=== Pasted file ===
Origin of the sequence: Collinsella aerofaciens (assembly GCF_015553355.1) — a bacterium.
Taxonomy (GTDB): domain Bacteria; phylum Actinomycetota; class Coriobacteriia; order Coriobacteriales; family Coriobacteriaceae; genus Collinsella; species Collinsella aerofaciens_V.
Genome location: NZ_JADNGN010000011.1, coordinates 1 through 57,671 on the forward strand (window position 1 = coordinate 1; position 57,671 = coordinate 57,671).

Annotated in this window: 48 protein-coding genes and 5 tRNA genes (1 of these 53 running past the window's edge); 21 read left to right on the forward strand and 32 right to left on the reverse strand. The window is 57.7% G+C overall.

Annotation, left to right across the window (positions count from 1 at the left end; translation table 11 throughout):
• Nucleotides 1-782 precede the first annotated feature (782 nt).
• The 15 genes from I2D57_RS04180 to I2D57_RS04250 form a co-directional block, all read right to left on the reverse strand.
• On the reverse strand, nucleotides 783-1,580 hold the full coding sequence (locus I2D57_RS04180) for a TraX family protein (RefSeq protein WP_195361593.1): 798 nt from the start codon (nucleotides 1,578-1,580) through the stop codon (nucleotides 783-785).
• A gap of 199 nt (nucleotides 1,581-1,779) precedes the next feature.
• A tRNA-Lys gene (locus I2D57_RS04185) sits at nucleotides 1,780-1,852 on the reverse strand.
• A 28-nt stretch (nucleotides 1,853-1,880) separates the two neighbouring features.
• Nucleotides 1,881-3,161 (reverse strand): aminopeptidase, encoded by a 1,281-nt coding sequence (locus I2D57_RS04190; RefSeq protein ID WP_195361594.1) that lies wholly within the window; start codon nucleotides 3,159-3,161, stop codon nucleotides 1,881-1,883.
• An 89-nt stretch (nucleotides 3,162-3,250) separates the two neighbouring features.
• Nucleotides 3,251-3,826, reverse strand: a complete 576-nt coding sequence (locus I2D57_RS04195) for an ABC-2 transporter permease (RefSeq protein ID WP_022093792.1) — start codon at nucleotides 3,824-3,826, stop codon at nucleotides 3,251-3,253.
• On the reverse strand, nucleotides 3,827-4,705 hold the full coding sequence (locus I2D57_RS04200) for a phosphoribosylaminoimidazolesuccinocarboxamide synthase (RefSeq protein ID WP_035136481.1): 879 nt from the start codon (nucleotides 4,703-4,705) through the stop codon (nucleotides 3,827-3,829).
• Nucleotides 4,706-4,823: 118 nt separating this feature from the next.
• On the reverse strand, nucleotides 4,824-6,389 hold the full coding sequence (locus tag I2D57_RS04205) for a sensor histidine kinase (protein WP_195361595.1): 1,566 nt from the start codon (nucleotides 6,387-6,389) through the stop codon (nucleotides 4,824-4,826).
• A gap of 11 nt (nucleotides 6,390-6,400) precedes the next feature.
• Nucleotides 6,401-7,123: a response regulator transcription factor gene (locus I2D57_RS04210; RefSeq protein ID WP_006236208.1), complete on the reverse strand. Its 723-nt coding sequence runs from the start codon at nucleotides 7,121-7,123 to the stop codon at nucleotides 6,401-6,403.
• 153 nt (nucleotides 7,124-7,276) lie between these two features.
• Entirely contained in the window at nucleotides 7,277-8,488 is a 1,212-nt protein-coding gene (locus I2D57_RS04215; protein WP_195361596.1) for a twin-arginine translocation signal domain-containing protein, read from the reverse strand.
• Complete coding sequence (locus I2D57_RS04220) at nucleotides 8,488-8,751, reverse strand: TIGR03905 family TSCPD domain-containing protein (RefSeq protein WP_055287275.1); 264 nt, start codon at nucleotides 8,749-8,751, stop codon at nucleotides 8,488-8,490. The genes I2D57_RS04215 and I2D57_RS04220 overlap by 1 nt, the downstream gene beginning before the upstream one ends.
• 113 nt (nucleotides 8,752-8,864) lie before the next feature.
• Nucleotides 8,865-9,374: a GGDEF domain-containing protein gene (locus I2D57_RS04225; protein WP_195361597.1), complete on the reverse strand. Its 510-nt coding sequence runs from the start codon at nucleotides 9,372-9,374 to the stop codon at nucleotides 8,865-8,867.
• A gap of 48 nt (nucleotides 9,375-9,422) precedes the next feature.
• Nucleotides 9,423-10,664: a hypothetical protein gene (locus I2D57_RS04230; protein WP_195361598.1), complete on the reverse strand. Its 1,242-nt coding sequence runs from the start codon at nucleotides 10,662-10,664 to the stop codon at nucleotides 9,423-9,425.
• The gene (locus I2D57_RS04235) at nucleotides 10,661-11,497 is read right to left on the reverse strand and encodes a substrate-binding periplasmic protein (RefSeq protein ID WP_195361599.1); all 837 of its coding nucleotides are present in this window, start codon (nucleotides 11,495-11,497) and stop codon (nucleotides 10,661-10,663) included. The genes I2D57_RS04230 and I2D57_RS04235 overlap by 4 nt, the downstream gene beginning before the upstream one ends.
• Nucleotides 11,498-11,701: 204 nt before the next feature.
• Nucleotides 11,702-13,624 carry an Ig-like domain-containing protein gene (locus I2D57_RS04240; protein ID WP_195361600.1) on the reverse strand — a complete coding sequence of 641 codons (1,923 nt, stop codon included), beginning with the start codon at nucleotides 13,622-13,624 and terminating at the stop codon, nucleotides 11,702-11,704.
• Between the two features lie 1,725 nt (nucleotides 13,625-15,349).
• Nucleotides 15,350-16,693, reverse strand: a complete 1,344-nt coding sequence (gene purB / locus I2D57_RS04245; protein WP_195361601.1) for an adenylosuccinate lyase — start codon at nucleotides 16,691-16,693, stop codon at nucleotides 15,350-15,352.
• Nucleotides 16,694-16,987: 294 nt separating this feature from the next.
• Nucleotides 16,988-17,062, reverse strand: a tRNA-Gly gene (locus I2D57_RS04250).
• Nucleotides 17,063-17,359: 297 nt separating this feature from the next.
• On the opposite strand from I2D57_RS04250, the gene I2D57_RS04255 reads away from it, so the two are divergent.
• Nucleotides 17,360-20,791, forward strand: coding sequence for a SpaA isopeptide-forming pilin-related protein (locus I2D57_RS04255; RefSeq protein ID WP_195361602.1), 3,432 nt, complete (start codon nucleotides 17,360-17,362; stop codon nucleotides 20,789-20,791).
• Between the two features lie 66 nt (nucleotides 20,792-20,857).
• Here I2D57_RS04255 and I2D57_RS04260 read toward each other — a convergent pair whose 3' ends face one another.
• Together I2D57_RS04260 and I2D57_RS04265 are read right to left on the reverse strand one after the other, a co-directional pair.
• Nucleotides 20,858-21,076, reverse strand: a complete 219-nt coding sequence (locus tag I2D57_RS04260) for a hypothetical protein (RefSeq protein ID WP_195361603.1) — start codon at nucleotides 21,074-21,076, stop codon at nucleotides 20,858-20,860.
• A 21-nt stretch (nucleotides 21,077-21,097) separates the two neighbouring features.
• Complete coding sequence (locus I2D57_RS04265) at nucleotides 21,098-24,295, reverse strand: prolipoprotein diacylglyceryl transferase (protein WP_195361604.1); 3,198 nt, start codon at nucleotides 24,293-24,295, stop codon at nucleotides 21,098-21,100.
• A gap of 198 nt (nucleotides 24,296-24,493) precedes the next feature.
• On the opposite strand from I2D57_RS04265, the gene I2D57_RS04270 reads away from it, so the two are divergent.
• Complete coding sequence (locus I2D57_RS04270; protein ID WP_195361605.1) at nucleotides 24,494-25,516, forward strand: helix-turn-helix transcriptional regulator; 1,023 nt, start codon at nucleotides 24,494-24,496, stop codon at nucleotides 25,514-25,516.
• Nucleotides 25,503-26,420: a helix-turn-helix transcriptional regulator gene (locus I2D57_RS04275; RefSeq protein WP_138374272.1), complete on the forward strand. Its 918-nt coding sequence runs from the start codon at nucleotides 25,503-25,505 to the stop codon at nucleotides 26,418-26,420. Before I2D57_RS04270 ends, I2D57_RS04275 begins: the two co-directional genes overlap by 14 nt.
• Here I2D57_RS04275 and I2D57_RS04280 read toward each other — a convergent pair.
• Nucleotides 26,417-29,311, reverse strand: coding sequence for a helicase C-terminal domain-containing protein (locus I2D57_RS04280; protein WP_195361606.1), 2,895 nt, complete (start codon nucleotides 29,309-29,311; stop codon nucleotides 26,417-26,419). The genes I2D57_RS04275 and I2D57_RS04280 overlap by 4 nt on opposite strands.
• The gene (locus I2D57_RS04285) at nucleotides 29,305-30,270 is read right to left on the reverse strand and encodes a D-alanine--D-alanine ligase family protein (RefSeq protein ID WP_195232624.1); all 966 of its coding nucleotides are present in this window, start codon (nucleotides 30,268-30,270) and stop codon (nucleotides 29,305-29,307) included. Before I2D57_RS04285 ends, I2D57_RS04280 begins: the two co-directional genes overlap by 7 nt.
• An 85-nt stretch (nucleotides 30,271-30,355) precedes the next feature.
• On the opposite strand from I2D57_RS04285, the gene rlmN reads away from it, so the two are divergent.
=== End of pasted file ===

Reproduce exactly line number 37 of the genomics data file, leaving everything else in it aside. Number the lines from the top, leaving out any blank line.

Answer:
• Between the two features lie 66 nt (nucleotides 20,792-20,857).